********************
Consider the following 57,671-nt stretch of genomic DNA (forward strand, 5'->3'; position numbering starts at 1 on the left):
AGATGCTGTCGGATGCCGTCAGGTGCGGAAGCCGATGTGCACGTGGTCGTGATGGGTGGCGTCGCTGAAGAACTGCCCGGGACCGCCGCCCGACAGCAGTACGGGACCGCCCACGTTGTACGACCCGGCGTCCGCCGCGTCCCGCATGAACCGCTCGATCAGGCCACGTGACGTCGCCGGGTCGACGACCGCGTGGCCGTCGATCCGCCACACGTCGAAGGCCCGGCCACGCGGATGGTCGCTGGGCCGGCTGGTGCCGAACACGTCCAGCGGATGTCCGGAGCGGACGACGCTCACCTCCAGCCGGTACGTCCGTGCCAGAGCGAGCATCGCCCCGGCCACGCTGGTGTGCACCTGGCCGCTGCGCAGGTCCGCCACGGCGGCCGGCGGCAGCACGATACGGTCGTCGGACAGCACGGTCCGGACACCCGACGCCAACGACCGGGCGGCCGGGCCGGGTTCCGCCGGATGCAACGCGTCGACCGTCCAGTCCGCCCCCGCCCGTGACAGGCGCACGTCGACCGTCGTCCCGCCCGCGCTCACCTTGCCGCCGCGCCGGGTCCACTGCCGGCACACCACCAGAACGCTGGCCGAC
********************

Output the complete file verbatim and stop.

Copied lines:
Consider the following 57,671-nt stretch of genomic DNA (forward strand, 5'->3'; position numbering starts at 1 on the left):
AGATGCTGTCGGATGCCGTCAGGTGCGGAAGCCGATGTGCACGTGGTCGTGATGGGTGGCGTCGCTGAAGAACTGCCCGGGACCGCCGCCCGACAGCAGTACGGGACCGCCCACGTTGTACGACCCGGCGTCCGCCGCGTCCCGCATGAACCGCTCGATCAGGCCACGTGACGTCGCCGGGTCGACGACCGCGTGGCCGTCGATCCGCCACACGTCGAAGGCCCGGCCACGCGGATGGTCGCTGGGCCGGCTGGTGCCGAACACGTCCAGCGGATGTCCGGAGCGGACGACGCTCACCTCCAGCCGGTACGTCCGTGCCAGAGCGAGCATCGCCCCGGCCACGCTGGTGTGCACCTGGCCGCTGCGCAGGTCCGCCACGGCGGCCGGCGGCAGCACGATACGGTCGTCGGACAGCACGGTCCGGACACCCGACGCCAACGACCGGGCGGCCGGGCCGGGTTCCGCCGGATGCAACGCGTCGACCGTCCAGTCCGCCCCCGCCCGTGACAGGCGCACGTCGACCGTCGTCCCGCCCGCGCTCACCTTGCCGCCGCGCCGGGTCCACTGCCGGCACACCACCAGAACGCTGGCCGAC